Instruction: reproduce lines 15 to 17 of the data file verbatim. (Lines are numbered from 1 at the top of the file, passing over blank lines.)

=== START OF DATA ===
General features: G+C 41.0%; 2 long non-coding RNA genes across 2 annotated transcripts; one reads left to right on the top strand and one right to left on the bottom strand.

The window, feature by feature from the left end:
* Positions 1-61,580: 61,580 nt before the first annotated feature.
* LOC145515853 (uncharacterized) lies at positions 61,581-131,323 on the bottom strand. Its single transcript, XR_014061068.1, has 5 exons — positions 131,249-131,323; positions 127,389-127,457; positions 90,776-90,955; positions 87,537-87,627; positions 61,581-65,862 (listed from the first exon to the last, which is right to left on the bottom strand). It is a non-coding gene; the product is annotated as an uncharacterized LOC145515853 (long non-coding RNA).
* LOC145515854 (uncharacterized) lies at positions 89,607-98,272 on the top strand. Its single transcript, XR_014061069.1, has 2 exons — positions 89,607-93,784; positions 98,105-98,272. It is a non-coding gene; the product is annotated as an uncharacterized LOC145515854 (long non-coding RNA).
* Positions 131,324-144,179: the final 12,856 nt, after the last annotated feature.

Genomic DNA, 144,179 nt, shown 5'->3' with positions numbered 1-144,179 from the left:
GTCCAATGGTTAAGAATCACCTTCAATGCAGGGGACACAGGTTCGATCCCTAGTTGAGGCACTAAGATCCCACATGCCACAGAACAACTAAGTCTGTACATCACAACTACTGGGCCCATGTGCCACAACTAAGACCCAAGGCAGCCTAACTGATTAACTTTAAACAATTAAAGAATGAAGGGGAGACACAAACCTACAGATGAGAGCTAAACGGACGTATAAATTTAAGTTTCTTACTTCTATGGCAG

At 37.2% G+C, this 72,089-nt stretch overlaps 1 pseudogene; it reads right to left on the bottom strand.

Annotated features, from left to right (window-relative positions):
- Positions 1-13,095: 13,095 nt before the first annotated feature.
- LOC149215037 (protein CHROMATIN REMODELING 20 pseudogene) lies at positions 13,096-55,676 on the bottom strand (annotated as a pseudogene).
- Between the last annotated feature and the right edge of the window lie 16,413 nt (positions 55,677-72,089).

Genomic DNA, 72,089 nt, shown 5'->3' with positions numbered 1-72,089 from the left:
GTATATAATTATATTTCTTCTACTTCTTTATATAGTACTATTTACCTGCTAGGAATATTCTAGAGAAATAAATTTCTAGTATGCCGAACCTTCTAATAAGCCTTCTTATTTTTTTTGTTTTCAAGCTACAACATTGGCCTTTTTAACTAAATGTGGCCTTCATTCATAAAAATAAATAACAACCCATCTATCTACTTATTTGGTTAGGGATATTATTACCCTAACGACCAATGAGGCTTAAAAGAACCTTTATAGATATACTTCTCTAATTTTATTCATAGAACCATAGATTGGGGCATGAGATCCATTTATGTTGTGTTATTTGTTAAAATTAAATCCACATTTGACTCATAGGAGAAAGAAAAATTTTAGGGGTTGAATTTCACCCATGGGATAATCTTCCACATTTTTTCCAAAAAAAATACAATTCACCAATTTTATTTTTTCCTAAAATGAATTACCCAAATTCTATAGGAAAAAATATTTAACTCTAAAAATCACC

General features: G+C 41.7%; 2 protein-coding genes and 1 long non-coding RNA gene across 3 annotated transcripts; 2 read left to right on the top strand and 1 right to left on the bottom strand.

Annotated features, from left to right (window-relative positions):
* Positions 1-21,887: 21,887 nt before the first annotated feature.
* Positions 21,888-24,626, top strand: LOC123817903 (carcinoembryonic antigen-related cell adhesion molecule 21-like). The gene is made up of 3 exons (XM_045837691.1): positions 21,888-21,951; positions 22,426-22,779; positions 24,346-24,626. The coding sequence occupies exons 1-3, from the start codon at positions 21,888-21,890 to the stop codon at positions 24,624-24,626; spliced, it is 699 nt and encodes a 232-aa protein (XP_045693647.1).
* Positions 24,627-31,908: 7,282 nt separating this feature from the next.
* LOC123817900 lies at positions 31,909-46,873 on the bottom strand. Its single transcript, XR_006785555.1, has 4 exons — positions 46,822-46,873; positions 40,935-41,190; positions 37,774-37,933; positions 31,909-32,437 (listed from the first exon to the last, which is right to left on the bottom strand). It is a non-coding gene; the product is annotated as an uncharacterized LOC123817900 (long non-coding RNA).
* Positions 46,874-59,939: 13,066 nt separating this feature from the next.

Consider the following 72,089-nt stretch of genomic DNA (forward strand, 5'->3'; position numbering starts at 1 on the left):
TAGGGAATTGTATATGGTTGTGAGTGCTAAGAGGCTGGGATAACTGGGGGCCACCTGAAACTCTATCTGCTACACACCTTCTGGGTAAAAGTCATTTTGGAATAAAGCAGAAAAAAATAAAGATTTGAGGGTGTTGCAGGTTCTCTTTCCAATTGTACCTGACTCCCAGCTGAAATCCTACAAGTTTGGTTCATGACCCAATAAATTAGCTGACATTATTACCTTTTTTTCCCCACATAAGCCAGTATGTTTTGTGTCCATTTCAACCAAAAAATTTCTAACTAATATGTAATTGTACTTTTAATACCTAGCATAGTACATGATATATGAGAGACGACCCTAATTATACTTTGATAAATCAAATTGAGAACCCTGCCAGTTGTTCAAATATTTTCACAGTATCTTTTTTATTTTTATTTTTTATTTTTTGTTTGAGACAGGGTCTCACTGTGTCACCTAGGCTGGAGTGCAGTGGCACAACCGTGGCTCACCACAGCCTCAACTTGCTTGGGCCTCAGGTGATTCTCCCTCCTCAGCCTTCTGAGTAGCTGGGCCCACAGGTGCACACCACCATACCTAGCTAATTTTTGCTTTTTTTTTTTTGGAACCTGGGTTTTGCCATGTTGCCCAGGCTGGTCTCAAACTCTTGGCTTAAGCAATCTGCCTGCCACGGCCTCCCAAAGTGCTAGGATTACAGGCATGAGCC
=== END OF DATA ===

GTATATAATTATATTTCTTCTACTTCTTTATATAGTACTATTTACCTGCTAGGAATATTCTAGAGAAATAAATTTCTAGTATGCCGAACCTTCTAATAAGCCTTCTTATTTTTTTTGTTTTCAAGCTACAACATTGGCCTTTTTAACTAAATGTGGCCTTCATTCATAAAAATAAATAACAACCCATCTATCTACTTATTTGGTTAGGGATATTATTACCCTAACGACCAATGAGGCTTAAAAGAACCTTTATAGATATACTTCTCTAATTTTATTCATAGAACCATAGATTGGGGCATGAGATCCATTTATGTTGTGTTATTTGTTAAAATTAAATCCACATTTGACTCATAGGAGAAAGAAAAATTTTAGGGGTTGAATTTCACCCATGGGATAATCTTCCACATTTTTTCCAAAAAAAATACAATTCACCAATTTTATTTTTTCCTAAAATGAATTACCCAAATTCTATAGGAAAAAATATTTAACTCTAAAAATCACC

General features: G+C 41.7%; 2 protein-coding genes and 1 long non-coding RNA gene across 3 annotated transcripts; 2 read left to right on the top strand and 1 right to left on the bottom strand.

Annotated features, from left to right (window-relative positions):